The complaints and one of the former officers say that some of the allegedly sexually harassing language that Espinoza is accused of using was transmitted in text messages and emails that have been preserved.

“The severity and frequency of the continuous sexual overtones by Officer Espinoza as indicated from his texts, emails and the sworn testimony is horrendous,” said Handle’s complaint, referring to actions other officers experienced.

One of the complaining former officers told the Reporter that DPD has a “cult-like” atmosphere where certain officers are favored and others are picked on.

Underlying the alleged sexual harassment, he claimed, was that some of the higher-ranking officers are gay and favored each other in workplace decisions, while Espinoza allegedly made sexual demands on some straight officers. The former officer said he is straight and emphasized his complaints are not based on homophobia.

The complaints also involve allegations of unfair or incorrect write-ups of policy infractions. The former officer said that part of the complaint is that DPD continues to employ officers who, he said, faced criminal charges or internal investigations while serving in either DPD or other departments, ranging from DUI to possession of firearms missing from a police evidence room to an incident where one child shot another with a police-issued handgun.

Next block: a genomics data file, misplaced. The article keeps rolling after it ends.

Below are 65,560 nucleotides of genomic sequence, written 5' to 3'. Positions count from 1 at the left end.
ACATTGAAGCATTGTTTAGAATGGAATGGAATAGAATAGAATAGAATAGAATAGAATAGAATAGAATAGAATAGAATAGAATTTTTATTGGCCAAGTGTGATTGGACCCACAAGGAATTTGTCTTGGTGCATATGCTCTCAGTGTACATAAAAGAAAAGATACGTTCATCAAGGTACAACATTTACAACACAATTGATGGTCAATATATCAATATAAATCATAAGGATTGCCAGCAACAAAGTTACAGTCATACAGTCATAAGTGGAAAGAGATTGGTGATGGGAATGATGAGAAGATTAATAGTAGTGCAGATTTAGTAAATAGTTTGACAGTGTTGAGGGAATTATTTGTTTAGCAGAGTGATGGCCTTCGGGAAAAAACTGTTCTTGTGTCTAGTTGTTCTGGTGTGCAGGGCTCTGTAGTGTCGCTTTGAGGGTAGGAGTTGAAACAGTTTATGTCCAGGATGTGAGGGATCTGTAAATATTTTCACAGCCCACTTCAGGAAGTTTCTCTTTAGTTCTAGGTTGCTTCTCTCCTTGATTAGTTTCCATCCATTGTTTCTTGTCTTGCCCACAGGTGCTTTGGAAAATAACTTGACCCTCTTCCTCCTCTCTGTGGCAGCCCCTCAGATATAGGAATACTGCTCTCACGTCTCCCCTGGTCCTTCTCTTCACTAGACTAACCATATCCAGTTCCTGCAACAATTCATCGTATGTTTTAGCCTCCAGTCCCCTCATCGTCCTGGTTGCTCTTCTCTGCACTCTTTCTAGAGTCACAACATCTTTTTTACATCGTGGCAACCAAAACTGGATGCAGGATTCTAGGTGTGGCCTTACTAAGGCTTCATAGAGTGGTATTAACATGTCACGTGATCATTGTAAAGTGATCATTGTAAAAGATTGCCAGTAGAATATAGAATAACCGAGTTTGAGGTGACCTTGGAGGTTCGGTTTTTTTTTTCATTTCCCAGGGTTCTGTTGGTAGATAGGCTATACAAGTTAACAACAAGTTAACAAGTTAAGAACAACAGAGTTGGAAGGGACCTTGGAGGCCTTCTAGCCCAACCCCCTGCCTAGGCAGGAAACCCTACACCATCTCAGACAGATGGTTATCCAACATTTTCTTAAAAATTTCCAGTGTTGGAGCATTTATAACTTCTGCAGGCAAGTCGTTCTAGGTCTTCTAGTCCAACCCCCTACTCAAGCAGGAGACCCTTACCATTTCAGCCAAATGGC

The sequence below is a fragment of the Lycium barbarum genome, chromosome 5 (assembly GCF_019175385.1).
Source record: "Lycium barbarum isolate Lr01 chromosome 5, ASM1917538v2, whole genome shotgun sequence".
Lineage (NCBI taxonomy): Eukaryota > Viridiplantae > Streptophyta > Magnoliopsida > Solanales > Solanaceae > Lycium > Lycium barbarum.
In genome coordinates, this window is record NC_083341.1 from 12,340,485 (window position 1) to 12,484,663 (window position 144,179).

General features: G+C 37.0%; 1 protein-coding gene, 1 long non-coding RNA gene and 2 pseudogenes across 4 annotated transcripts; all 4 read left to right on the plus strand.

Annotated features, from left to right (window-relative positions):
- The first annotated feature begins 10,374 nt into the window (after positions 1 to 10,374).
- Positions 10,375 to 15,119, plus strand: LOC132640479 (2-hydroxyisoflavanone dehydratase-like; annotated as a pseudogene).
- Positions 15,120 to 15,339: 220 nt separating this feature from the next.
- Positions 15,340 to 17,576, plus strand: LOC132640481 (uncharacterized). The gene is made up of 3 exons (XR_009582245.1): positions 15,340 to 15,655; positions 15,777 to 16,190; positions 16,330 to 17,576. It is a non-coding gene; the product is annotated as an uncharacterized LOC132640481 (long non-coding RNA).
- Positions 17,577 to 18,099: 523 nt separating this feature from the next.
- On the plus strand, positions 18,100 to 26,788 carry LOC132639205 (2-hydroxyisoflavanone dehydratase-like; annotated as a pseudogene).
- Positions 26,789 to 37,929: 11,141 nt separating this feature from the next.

The complaints, filed in April and June, are “ante litem notices,” which are required under Georgia law to provide notice and seek a settlement prior to filing a lawsuit against a city government.

“I would tell you that they have not responded to me. I am drafting the suit for one [client],” Austin said in an email. Boettcher said Austin is aware of the city’s pending investigation and response.

Austin said in some of the cases, complaints have been or will be filed with the U.S. Equal Employment Opportunity Commission, which enforces federal laws against workplace discrimination.

Austin said that she is attempting to get documents related to the complaints from the city through the Open Records Act process and was cited fees of $6.5 million. After consulting the state Attorney General’s Office and narrowing the search, those have come down to about $30,000, she said.